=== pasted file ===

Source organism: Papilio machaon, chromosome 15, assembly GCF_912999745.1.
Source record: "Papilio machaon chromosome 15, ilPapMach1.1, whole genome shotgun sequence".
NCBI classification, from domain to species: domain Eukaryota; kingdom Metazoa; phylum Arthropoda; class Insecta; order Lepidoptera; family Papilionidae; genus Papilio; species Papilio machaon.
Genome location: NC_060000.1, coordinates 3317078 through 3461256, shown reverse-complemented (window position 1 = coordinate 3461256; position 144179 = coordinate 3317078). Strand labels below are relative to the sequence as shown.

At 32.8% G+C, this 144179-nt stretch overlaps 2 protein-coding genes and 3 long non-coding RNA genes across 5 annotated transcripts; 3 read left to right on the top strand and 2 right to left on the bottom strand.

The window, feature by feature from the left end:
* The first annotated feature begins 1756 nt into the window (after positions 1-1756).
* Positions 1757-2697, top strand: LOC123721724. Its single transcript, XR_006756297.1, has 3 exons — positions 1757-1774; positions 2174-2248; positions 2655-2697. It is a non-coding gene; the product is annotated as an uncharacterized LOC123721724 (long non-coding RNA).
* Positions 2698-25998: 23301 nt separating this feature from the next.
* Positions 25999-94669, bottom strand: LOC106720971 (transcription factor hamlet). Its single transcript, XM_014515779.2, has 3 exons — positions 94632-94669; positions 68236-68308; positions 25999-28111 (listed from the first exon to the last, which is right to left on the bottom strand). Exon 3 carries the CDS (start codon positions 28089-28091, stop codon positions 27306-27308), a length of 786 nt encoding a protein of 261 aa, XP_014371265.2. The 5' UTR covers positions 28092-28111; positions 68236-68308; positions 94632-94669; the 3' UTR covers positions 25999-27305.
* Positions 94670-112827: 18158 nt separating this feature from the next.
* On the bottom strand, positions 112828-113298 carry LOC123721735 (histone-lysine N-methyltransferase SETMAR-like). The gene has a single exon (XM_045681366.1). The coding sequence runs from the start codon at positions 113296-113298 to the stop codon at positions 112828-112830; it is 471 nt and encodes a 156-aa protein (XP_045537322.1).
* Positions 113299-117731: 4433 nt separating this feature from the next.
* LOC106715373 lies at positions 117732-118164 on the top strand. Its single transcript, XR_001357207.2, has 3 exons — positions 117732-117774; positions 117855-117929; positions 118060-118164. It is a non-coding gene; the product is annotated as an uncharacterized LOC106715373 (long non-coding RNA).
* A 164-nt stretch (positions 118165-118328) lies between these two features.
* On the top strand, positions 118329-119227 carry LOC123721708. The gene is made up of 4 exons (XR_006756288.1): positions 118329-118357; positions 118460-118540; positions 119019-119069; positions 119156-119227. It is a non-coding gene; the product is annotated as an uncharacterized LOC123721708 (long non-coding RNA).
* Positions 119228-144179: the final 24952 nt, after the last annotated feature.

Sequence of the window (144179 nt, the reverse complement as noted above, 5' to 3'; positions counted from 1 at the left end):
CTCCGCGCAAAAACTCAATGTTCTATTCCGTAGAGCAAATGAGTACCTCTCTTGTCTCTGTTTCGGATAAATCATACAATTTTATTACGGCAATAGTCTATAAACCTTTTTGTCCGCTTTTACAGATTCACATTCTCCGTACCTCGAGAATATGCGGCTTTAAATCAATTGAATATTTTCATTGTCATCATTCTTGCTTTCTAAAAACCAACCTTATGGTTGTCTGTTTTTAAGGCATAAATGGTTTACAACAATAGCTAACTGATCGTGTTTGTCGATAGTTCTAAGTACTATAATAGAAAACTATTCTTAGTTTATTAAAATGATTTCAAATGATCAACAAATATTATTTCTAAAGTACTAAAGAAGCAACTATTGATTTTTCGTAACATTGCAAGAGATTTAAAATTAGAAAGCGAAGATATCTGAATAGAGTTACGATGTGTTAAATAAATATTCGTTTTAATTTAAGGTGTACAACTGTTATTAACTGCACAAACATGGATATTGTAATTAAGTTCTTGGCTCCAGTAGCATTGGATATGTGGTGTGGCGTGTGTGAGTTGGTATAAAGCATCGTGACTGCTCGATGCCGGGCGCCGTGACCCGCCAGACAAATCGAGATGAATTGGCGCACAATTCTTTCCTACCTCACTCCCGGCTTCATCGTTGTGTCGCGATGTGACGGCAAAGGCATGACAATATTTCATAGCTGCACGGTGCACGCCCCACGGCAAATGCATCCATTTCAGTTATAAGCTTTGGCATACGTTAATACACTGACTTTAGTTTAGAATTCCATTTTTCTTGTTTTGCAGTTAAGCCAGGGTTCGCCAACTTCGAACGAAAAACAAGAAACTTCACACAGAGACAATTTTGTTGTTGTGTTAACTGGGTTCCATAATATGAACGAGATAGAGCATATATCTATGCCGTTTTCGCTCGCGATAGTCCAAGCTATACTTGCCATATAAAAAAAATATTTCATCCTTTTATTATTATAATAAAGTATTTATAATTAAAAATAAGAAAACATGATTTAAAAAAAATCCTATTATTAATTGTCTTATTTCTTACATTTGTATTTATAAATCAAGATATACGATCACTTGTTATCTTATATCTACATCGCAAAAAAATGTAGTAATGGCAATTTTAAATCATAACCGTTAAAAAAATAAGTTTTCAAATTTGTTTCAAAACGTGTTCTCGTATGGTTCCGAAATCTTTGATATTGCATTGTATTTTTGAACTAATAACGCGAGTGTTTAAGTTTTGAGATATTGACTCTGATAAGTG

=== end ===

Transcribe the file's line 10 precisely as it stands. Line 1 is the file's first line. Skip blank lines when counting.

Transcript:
* Positions 25999-94669, bottom strand: LOC106720971 (transcription factor hamlet). Its single transcript, XM_014515779.2, has 3 exons — positions 94632-94669; positions 68236-68308; positions 25999-28111 (listed from the first exon to the last, which is right to left on the bottom strand). Exon 3 carries the CDS (start codon positions 28089-28091, stop codon positions 27306-27308), a length of 786 nt encoding a protein of 261 aa, XP_014371265.2. The 5' UTR covers positions 28092-28111; positions 68236-68308; positions 94632-94669; the 3' UTR covers positions 25999-27305.